Without Adams, men’s basketball outmatched by No. 11 Cincy


Jalen Adams did not play against Cincinnati due to flu-like symptoms. (Amar Batra/The Daily Campus)

Michigan State. Arkansas. Auburn. Memphis. Villanova. Temple. Wichita State.

And now Cincinnati.

This is the eighth game in which the UConn men’s basketball team (13-14, 6-8 The American) has lost by over 20 points. Tonight’s score was 77-52. It is worth noting that all but one of these games occurred either on the road or at a neutral site. Only Villanova can say they beat UConn by more than 20 at home.

Coming into the night, even though UConn’s record hasn’t shown it, they had been shooting much better from the floor and all that was missing was a consistent 40-minute defensive effort. Considering a seven-minute scoring drought was the biggest reason they dropped their first contest against the Bearcats at Gampel on Feb. 3, it wasn’t impossible to think they had a chance.

But Jalen Adams, who has scored 75 points over his last four games, including 26 against East Carolina on Sunday, sat out with flu-like symptoms. He did not get to have his flu game.

It was bad enough they didn’t have their leading scorer on the floor, but the No. 11 Bearcats (20-4, 13-2 The American) simply were the better team on both sides of the ball. The Huskies shot just 29.5 percent tonight. Cincinnati shot 45.2 percent.

Christian Vital, Terry Larrier and Antwoine Anderson took 48 of UConn’s 61 shots. Only 13 of those attempts went in. Cincinnati got 40 points from their bench, highlighted by 12 from Trevor Moore and 13 from Cane Broome. Eric Cobb scored three and David Onuorah scored two off the UConn bench. That’s it.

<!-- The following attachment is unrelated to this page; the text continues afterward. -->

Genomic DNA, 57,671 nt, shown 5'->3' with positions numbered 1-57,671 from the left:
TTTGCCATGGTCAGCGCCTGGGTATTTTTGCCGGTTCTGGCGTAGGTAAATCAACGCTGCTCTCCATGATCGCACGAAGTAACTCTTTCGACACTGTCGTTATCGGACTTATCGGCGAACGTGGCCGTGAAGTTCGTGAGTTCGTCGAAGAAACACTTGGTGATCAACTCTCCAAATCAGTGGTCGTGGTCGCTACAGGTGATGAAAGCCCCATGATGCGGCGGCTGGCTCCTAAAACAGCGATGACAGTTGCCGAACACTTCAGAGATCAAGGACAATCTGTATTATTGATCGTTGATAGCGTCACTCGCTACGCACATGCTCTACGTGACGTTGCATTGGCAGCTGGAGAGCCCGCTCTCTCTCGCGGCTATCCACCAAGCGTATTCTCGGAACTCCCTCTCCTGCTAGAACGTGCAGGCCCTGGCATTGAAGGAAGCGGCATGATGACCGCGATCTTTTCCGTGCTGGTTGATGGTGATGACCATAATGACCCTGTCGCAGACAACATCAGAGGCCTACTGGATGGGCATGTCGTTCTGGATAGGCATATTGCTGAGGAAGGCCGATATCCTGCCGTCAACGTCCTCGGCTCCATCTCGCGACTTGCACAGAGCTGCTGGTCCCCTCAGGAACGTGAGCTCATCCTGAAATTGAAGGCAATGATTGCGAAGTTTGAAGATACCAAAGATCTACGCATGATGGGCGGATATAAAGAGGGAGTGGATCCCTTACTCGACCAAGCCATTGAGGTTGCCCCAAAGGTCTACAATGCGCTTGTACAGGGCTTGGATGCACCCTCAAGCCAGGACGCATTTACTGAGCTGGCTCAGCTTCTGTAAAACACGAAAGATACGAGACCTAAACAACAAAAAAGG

Like most blowout losses, it didn’t start out so bad. UConn jumped out to an early 3-point lead courtesy of Vital, but the Bearcats immediately responded with an 8-0 run to retake control. The two teams exchanged baskets for the next seven minutes, but Cincinnati took charge from the 3-point line. UConn started to miss shots; the Bearcats did not.

Cincinnati got up by as much as 15 points in the first half, but UConn cut the deficit to 13 by halftime. Yet the Huskies opened up the second half with a foul just 14 seconds in, and it all fell apart from there. In the next three minutes, UConn missed three 3-point shots and turned the ball over once in a sloppy sequence of events that culminated in a dunk from Gary Clark, who led the Bearcats with 17 points. The Huskies then found themselves down 20 and gasping for air.

Ten of UConn’s 27 second-half points were the product of free throws. They shot just 25 percent from the floor and hit just three out of their 11 3-point attempts. Cincinnati ended the game with 23 points off of UConn’s 13 turnovers and 22 assists compared to UConn’s six.

UConn rebounded much better this game, actually grabbing more offensive rebounds (13) than Cincy (11), but when they plug up one hole, another one starts to leak.

UConn will have a quick recovery before taking on Memphis on Sunday at 4 p.m. at Gampel. The last time the two teams met was one of the disastrous 20+ point losses on the road, an ugly 73-49 loss that wasn’t even that close from the start.

Larrier did not play that game and Josh Carlton, who scored five points Thursday night, dropped 15. But once again, the defense was lacking, allowing the Tigers to shoot 50 percent from the field.

Since their meeting with UConn on Jan. 16, Memphis has not fared too well, but they defeated No. 23 Houston last night. Jeremiah Martin, who scored 21 in their last meeting, is the Tigers’ best player, averaging 19.3 points per game in addition to 3.7 assists per game.

Stephanie Sheehan is the managing editor for The Daily Campus. She can be reached via email at stephanie.sheehan@uconn.edu. She tweets @steph_sheehan.

Leave a Reply